India’s national carrier, Air India’s proposed disinvestment is lurking for a long time now. The heavily debt-ridden airline is finding no buyers, with its debt burden of about Rs 80,000 crore (US$11.2 billion) likely the disincentive for investors.
Air India, once the pride of the Indian aviation sector and referred to as ‘Maharaja’, has today been reduced to a loss-making entity.
While addressing parliamentarians, Hardeep Singh Puri, minister for civil aviation informed that Air India posted a provisional net loss of Rs 8,556.35 crore in 2018-19 while the net loss stood at Rs 5,348.18 crore in the previous financial year.
In fact, surviving on taxpayers’ money, the carrier has never seen a profit since its merger with Indian Airlines in 2007/2008.
There are many factors that can be held responsible for the airline’s current fate, including stiff competition in the aviation market, high taxation, red tape, and poor management that failed to match the branding and service standards of private carriers.
There was a time more than a decade back when Air India was profitable. However, the emergence of a new low-cost carrier, which today has become one of the leading airlines in India, marked the beginning of Air India’s fall. The carrier in question was speculated to have business interest from a minister of the ruling party, and on his behest Air India was forced to pull back from profit-making routes.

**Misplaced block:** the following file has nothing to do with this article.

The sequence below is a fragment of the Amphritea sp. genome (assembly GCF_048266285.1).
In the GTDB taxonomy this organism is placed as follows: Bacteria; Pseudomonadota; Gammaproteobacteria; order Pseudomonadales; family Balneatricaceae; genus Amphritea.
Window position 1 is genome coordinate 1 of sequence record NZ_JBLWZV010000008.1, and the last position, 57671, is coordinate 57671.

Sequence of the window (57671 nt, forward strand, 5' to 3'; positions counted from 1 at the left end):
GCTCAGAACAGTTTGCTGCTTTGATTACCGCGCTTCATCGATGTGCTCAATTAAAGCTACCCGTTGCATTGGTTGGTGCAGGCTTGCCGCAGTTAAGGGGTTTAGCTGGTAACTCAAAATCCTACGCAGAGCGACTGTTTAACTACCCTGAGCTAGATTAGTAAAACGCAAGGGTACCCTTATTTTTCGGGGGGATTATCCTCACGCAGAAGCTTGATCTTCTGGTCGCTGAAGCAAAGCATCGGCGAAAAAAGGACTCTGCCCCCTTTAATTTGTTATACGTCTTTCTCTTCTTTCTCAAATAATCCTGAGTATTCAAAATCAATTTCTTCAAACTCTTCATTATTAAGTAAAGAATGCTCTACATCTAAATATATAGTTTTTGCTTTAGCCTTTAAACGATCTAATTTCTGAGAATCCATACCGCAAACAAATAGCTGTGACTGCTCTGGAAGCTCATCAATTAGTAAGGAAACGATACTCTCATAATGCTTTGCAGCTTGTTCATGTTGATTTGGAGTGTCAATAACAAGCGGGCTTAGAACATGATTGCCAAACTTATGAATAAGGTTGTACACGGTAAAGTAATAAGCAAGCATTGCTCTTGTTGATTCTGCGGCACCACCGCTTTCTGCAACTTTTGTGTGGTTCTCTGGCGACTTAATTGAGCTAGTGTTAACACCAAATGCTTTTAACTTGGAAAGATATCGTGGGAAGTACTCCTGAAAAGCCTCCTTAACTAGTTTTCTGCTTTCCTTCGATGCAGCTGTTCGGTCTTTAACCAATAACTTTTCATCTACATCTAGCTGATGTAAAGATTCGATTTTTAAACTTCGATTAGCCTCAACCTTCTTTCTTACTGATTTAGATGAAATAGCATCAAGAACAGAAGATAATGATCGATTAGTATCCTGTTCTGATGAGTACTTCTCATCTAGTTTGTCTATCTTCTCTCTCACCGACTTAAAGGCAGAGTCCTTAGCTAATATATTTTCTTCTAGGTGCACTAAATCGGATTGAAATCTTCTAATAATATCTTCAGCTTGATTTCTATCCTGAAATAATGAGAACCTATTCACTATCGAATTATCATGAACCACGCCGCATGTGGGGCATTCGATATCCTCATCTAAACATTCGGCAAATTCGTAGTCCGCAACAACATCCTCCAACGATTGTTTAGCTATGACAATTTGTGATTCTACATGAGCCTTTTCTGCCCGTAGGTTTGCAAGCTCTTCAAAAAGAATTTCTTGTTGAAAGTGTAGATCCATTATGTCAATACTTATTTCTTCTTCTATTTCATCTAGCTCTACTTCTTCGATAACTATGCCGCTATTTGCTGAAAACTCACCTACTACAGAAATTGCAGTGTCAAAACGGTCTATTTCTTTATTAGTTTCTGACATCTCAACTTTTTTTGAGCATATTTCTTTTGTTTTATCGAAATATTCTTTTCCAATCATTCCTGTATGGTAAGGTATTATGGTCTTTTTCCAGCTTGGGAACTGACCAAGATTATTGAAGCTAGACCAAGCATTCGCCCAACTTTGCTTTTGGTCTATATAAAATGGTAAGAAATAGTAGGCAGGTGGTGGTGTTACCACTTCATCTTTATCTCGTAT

The national carrier also made a significant investment in procuring aircraft, a move that didn’t yield any results. The losses accumulated since then and Air India has today landed in a sorry state.
Despite persistent challenges, the Indian government is pushing on with the impossible mission of trying to keep Air India afloat. Every other day there is some announcement from the government that it is trying to privatise the airline, but to no avail.
So, why can’t the government just shut it down? Why should Indian taxpayers continue to funnel hard-earned money into running Air India?
Some have argued that doing so will result in the loss of employment for many. However, the Indian government was not concerned about job losses when Indian carriers, Jet Airways and Kingfisher Airlines, perished.
It is also saddening to see that in a democratic country like India where people are ready to protest and demonstrate against various issues, no one has dared to question the government’s vain decision to continue operating Air India, especially when the national economy is also going through a challenging time.